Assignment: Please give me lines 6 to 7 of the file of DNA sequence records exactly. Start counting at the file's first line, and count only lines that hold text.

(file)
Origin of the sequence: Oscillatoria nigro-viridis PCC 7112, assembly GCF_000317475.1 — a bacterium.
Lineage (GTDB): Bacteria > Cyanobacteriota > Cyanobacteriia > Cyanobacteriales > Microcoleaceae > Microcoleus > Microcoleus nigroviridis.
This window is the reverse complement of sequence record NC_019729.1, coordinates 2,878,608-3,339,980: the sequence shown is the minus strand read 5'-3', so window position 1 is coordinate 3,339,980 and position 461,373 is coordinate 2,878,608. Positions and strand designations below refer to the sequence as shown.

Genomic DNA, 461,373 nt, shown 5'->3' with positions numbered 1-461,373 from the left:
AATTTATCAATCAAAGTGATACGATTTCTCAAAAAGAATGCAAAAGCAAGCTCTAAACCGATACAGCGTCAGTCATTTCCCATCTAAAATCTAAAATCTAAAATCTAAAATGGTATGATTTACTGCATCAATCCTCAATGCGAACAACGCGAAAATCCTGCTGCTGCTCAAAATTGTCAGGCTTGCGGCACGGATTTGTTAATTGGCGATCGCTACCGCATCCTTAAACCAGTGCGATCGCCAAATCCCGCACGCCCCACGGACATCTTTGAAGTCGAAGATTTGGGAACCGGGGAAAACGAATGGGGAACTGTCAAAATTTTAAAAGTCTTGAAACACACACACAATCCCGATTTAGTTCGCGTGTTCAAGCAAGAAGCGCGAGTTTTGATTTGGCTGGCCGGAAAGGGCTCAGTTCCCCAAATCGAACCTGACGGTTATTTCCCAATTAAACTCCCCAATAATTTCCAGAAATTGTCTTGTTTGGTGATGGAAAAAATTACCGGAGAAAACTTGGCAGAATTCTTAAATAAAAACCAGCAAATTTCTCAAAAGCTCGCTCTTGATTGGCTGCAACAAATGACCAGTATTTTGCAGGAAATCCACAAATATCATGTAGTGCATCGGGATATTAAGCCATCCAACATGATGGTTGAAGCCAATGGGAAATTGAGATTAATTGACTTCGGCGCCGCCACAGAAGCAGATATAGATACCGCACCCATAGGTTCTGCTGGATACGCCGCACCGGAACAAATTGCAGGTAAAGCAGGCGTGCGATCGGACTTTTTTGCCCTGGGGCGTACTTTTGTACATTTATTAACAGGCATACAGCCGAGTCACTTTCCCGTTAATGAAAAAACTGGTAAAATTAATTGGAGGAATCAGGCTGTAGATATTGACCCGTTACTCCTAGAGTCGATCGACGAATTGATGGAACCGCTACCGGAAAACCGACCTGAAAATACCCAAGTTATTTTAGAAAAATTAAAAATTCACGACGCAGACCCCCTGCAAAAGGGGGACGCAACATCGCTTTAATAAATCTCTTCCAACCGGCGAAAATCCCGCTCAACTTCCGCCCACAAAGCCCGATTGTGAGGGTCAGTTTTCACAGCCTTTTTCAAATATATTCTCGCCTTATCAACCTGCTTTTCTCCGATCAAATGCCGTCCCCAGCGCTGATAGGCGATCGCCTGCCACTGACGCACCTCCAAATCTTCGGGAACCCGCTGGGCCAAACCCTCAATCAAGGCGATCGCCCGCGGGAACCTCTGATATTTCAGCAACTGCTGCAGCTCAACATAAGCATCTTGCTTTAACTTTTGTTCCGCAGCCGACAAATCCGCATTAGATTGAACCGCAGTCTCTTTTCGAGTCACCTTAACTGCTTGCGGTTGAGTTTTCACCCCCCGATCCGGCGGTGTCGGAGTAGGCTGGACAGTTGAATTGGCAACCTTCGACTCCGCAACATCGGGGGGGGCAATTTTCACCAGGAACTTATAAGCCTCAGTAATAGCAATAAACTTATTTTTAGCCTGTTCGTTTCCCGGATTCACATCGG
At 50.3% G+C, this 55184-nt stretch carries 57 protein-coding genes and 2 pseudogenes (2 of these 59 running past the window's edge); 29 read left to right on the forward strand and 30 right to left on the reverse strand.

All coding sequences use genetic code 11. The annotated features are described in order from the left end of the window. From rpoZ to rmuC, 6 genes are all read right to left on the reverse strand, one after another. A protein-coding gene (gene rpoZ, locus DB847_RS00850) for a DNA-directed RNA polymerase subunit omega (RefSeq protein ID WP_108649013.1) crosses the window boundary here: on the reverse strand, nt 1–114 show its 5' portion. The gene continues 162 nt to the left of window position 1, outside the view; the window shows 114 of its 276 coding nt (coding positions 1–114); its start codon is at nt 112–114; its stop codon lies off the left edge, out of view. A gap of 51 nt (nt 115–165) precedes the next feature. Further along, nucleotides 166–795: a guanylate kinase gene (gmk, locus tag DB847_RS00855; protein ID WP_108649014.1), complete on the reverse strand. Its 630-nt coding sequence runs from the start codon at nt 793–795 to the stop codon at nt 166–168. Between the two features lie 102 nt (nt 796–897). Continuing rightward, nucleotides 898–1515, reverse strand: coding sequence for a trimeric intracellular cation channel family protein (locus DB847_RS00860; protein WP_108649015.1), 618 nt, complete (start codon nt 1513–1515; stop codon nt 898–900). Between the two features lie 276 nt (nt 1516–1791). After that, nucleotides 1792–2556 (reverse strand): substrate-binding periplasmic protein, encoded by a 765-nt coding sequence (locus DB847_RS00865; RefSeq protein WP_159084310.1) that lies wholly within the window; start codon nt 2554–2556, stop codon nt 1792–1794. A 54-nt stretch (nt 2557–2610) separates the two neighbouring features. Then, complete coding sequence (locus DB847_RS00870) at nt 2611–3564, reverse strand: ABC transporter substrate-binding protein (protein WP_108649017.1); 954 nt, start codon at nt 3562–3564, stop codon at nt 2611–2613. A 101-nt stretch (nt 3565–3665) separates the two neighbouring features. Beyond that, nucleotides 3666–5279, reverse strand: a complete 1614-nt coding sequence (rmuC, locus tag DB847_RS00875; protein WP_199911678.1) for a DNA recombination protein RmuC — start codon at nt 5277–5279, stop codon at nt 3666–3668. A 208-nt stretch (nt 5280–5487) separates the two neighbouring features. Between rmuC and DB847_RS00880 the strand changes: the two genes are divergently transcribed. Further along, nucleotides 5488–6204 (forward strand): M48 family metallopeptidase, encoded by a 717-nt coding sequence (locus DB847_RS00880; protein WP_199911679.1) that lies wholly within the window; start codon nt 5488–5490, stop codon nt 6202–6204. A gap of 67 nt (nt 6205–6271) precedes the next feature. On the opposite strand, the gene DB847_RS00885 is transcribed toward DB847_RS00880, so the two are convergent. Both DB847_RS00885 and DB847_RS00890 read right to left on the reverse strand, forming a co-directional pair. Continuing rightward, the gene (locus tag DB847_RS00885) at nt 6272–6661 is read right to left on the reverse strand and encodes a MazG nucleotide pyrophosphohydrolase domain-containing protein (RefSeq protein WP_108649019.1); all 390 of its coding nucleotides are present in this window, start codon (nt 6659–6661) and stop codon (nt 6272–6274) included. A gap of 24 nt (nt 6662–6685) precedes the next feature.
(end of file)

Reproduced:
At 50.3% G+C, this 55184-nt stretch carries 57 protein-coding genes and 2 pseudogenes (2 of these 59 running past the window's edge); 29 read left to right on the forward strand and 30 right to left on the reverse strand.

All coding sequences use genetic code 11. The annotated features are described in order from the left end of the window. From rpoZ to rmuC, 6 genes are all read right to left on the reverse strand, one after another. A protein-coding gene (gene rpoZ, locus DB847_RS00850) for a DNA-directed RNA polymerase subunit omega (RefSeq protein ID WP_108649013.1) crosses the window boundary here: on the reverse strand, nt 1–114 show its 5' portion. The gene continues 162 nt to the left of window position 1, outside the view; the window shows 114 of its 276 coding nt (coding positions 1–114); its start codon is at nt 112–114; its stop codon lies off the left edge, out of view. A gap of 51 nt (nt 115–165) precedes the next feature. Further along, nucleotides 166–795: a guanylate kinase gene (gmk, locus tag DB847_RS00855; protein ID WP_108649014.1), complete on the reverse strand. Its 630-nt coding sequence runs from the start codon at nt 793–795 to the stop codon at nt 166–168. Between the two features lie 102 nt (nt 796–897). Continuing rightward, nucleotides 898–1515, reverse strand: coding sequence for a trimeric intracellular cation channel family protein (locus DB847_RS00860; protein WP_108649015.1), 618 nt, complete (start codon nt 1513–1515; stop codon nt 898–900). Between the two features lie 276 nt (nt 1516–1791). After that, nucleotides 1792–2556 (reverse strand): substrate-binding periplasmic protein, encoded by a 765-nt coding sequence (locus DB847_RS00865; RefSeq protein WP_159084310.1) that lies wholly within the window; start codon nt 2554–2556, stop codon nt 1792–1794. A 54-nt stretch (nt 2557–2610) separates the two neighbouring features. Then, complete coding sequence (locus DB847_RS00870) at nt 2611–3564, reverse strand: ABC transporter substrate-binding protein (protein WP_108649017.1); 954 nt, start codon at nt 3562–3564, stop codon at nt 2611–2613. A 101-nt stretch (nt 3565–3665) separates the two neighbouring features. Beyond that, nucleotides 3666–5279, reverse strand: a complete 1614-nt coding sequence (rmuC, locus tag DB847_RS00875; protein WP_199911678.1) for a DNA recombination protein RmuC — start codon at nt 5277–5279, stop codon at nt 3666–3668. A 208-nt stretch (nt 5280–5487) separates the two neighbouring features. Between rmuC and DB847_RS00880 the strand changes: the two genes are divergently transcribed. Further along, nucleotides 5488–6204 (forward strand): M48 family metallopeptidase, encoded by a 717-nt coding sequence (locus DB847_RS00880; protein WP_199911679.1) that lies wholly within the window; start codon nt 5488–5490, stop codon nt 6202–6204. A gap of 67 nt (nt 6205–6271) precedes the next feature. On the opposite strand, the gene DB847_RS00885 is transcribed toward DB847_RS00880, so the two are convergent. Both DB847_RS00885 and DB847_RS00890 read right to left on the reverse strand, forming a co-directional pair. Continuing rightward, the gene (locus tag DB847_RS00885) at nt 6272–6661 is read right to left on the reverse strand and encodes a MazG nucleotide pyrophosphohydrolase domain-containing protein (RefSeq protein WP_108649019.1); all 390 of its coding nucleotides are present in this window, start codon (nt 6659–6661) and stop codon (nt 6272–6274) included. A gap of 24 nt (nt 6662–6685) precedes the next feature.